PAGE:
From Tent Cities to Tree Tops: The lives of Grassroots Activists

by Elizabeth Foster

Woodford tree-sit
Jim Kay shows how a tree-sit protest is done at the Woodford Folk Festival. Photo by Elizabeth Foster @Fooster_Rooster

You’d be hard strapped to find a music festival more environmentally conscious than the Woodford Folk Festival; from the programs made from 100% recycled paper to the planting of more than 120,000 trees on site since 1991 – Woodfordia is the place where you are guaranteed to see all forms of environmental activism.

The Australian Student Environment Network (ASEN) is one organisation which has chosen to promote its message of grassroots activism for the first time at this year’s festival.

ASEN first formed in 1996, seeking to connect Australian Student movements across the country, focusing on environmental and social issues.

Volunteers from the group took turns telling their own personal experiences, explaining how grassroots organising is a powerful method of change outside established systems and establishing stronger communities.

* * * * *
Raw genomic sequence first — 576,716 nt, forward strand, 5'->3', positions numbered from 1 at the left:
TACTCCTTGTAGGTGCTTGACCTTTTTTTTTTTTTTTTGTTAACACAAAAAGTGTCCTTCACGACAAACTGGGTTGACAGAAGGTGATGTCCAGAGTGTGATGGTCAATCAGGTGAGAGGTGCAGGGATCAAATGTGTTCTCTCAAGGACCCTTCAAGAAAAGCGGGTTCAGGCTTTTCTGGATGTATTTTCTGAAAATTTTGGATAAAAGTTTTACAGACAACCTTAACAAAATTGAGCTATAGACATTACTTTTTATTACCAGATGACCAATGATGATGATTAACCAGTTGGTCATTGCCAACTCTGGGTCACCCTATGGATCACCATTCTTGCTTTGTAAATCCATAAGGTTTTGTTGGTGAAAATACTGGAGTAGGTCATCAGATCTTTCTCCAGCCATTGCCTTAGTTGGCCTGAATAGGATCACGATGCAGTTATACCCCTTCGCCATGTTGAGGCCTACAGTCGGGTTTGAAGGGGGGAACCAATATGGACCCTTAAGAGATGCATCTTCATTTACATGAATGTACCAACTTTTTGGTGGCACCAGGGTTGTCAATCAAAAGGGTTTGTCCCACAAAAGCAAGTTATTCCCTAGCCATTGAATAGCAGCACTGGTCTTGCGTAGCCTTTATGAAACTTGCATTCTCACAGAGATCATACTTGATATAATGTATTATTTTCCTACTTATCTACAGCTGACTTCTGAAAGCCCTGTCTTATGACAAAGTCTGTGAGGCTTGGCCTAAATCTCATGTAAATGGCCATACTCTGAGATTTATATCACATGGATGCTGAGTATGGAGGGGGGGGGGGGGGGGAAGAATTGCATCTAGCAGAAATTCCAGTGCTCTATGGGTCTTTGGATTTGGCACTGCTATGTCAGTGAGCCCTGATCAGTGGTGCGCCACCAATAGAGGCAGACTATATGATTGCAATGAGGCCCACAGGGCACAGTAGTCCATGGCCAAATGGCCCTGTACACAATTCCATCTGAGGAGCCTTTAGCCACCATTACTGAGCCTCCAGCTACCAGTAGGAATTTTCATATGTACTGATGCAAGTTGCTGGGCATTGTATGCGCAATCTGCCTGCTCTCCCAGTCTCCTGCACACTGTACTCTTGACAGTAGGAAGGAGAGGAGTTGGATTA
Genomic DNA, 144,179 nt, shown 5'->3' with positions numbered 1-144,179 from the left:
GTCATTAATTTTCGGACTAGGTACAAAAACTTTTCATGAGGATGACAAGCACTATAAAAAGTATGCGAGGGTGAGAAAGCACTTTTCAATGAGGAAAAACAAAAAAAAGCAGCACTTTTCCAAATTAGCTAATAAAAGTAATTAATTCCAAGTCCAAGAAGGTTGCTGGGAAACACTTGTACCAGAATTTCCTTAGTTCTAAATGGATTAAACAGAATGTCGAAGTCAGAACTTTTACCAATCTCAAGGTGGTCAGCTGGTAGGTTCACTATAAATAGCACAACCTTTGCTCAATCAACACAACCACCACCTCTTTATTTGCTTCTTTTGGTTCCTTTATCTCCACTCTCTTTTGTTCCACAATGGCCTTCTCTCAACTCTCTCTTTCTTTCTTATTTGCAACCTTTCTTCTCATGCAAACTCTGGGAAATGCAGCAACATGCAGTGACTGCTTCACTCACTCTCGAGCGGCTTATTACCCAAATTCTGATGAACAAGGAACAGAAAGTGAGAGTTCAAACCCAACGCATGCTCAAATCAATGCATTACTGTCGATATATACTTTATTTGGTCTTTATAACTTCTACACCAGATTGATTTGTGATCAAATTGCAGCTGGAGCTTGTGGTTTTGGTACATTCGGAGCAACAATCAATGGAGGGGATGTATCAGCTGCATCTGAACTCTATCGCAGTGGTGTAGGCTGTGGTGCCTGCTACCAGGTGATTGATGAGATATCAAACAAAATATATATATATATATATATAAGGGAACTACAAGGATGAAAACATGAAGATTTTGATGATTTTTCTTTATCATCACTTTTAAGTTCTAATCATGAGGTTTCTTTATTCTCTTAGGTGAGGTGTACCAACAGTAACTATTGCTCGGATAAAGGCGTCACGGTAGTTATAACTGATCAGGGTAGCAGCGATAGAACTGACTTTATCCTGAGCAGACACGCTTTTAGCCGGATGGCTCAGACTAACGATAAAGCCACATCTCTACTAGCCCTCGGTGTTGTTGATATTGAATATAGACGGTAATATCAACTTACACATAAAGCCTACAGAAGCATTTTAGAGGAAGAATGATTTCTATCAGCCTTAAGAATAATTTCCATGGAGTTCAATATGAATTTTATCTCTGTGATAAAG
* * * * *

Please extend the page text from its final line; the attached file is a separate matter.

“We’re not really an organisation that works on building up ourselves, we create connections and we work on educating and having those discussions,” volunteer Anica Kelson said.

“Every winter we have a Students of Sustainability Conference, they bring hundreds of people where we have discussions on everything from the environment to refugees.”

Volunteer Mills D-C has been with ASEN for almost 4 years, after being involved in movements aiming to stop logging in the Narrabri region of NSW and living in the Redfern tent embassy in Sydney in support of retaining low cost housing for Indigenous Australians.

He hopes that hearing of these experiences may inspire others to embark in their own causes.

“I’m hoping that people take away that change is actually possible.” he said.

Another one of ASENS volunteers Jim Kay demonstrated a mock tree-sit at Woodford, setting up an array of pulleys and ropes to hoist himself high up into a tree on the festival.

In Jim’s opinion, a tree-sit is one of the most effective methods of protest.

“The good thing about a tree-sit is that it is incredibly hard for any form of authority to get to you, you’re really out of harm’s way and out of reach, really up in the canopy far from anyone,” Jim said.

He says when done effectively, tree-sits are capable of shutting down entire forests, and have saved forests all over the world.

“We’re hoping to show how things are happening to show that there are people out there doing their bit to try and save forests in a way they feel is effective,” he said.

“Also trying to inspire others, showing how everyday people can get up in a tree and make a difference.”

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